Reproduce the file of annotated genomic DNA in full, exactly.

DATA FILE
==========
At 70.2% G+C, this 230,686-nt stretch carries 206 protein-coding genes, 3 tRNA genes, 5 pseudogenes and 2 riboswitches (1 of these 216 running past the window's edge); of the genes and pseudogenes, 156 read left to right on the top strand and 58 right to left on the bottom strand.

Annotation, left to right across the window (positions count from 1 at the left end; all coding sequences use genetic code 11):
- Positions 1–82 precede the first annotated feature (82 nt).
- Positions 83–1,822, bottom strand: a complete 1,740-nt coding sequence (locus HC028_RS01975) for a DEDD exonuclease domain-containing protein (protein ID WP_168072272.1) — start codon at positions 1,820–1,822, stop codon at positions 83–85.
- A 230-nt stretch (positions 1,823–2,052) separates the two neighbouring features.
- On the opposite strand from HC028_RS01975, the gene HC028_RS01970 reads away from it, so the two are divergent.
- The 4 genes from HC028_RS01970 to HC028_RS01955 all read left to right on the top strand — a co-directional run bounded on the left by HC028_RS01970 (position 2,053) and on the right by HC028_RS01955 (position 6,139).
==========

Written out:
At 70.2% G+C, this 230,686-nt stretch carries 206 protein-coding genes, 3 tRNA genes, 5 pseudogenes and 2 riboswitches (1 of these 216 running past the window's edge); of the genes and pseudogenes, 156 read left to right on the top strand and 58 right to left on the bottom strand.

Annotation, left to right across the window (positions count from 1 at the left end; all coding sequences use genetic code 11):
- Positions 1–82 precede the first annotated feature (82 nt).
- Positions 83–1,822, bottom strand: a complete 1,740-nt coding sequence (locus HC028_RS01975) for a DEDD exonuclease domain-containing protein (protein ID WP_168072272.1) — start codon at positions 1,820–1,822, stop codon at positions 83–85.
- A 230-nt stretch (positions 1,823–2,052) separates the two neighbouring features.
- On the opposite strand from HC028_RS01975, the gene HC028_RS01970 reads away from it, so the two are divergent.
- The 4 genes from HC028_RS01970 to HC028_RS01955 all read left to right on the top strand — a co-directional run bounded on the left by HC028_RS01970 (position 2,053) and on the right by HC028_RS01955 (position 6,139).